The residential real estate market is in a frenzy. A historically low supply of homes for sale combined with buyers anxious to flee cities for more space and safety in the suburbs and also take advantage of low mortgage rates produced a 12.8% surge in home values in 2020, a climb that has continued in 2021. Many would-be buyers have been forced to make rushed decisions and enter bidding wars, leading to above-asking-price offers—in March 2021, the average sale price was 100.6% of asking price, versus 98.6% for March 2020 and 98.1% in 2019.

What should buyers do in this sellers’ market? One option—wait it out. Buyers now are manic with FOMO (fear of missing out), but that won’t last. The supply of homes for sale is likely to increase by the fourth quarter. Waiting will give buyers more options and greater bargaining power. But waiting won’t work if you need a new home now…fear that home prices will continue to climb in 2021, as many analysts predict…and/or don’t want to risk missing today’s low interest rates, which recently averaged about 3.3% for a 30-year fixed-rate loan. Seven homebuyer strategies for extreme seller’s markets…

Get preapproved by a leading lender. Some buyers don’t realize that “prequalified” isn’t the same as “­preapproved.” Preapproved means that a lender examined your tax returns and other financial documents and concluded that you can obtain a mortgage. Prequalified means only that a lender checked your credit score, took your word about your income and estimated your borrowing power. When sellers have multiple ­offers, as most do these days, they inevitably lean toward those from preapproved buyers, whose financing is unlikely to fall though. Sellers are especially likely to trust preapproval from one of the area’s leading mortgage lenders. Helpful: There is no rule that you must obtain your mortgage from the same lender that provides preapproval—you could be preapproved by a well-known lender, then obtain your mortgage from an obscure online or ­local lender that offers better terms. Warning: I have never seen a fee for preapproval as lenders want your business. If a lender charges a fee, pick another bank.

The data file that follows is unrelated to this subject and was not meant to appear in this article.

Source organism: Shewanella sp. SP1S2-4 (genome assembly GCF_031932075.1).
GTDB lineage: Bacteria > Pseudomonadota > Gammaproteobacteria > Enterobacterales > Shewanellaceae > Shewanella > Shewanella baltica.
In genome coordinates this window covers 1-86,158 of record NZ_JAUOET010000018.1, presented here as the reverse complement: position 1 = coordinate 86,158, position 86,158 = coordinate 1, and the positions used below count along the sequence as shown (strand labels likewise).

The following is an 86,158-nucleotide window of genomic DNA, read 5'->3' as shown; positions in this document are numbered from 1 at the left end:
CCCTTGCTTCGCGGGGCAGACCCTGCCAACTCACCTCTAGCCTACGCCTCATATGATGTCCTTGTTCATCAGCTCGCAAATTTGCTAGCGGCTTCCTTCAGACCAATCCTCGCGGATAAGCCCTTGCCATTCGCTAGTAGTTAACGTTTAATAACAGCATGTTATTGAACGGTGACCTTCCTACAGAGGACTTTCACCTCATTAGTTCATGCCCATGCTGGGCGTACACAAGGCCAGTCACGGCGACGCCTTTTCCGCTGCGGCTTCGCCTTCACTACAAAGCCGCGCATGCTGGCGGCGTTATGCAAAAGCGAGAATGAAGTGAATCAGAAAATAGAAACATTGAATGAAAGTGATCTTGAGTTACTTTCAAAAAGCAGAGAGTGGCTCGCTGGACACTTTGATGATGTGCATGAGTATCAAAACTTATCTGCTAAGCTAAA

Target homes that need some TLC. Most buyers prefer homes that are 100% move-in ready. The current supply/demand imbalance won’t be as strongly against you if you shop for houses that need work. Unfortunately, fixing up a fixer-upper is challenging these days—contractors are in great demand in 2021, and there are shortages of some construction components.

Potential solutions: Find a fixer-upper that needs only cosmetic work or modernization that can be delayed…and/or ask your real estate agent/broker to call on relationships he/she has with local contractors to get the work done quickly.

Broaden your home-search parameters. Expand the price range you’re searching by 10% to 20% in each ­direction. It’s worth searching below your intended price because you might have to offer above asking price to buy a house these days. It’s worth searching above the amount you intend to spend, too, because an overpriced property might fail to attract multiple offers even in this hot market, so your well-below-asking offer could be accepted. Expand other search criteria as well. Example: If you need three bedrooms, also search for two bedrooms. Some homes will have rooms that could be converted or divided to provide the extra bedroom, and these two-bedroom homes likely will be overlooked by other three-bedroom buyers.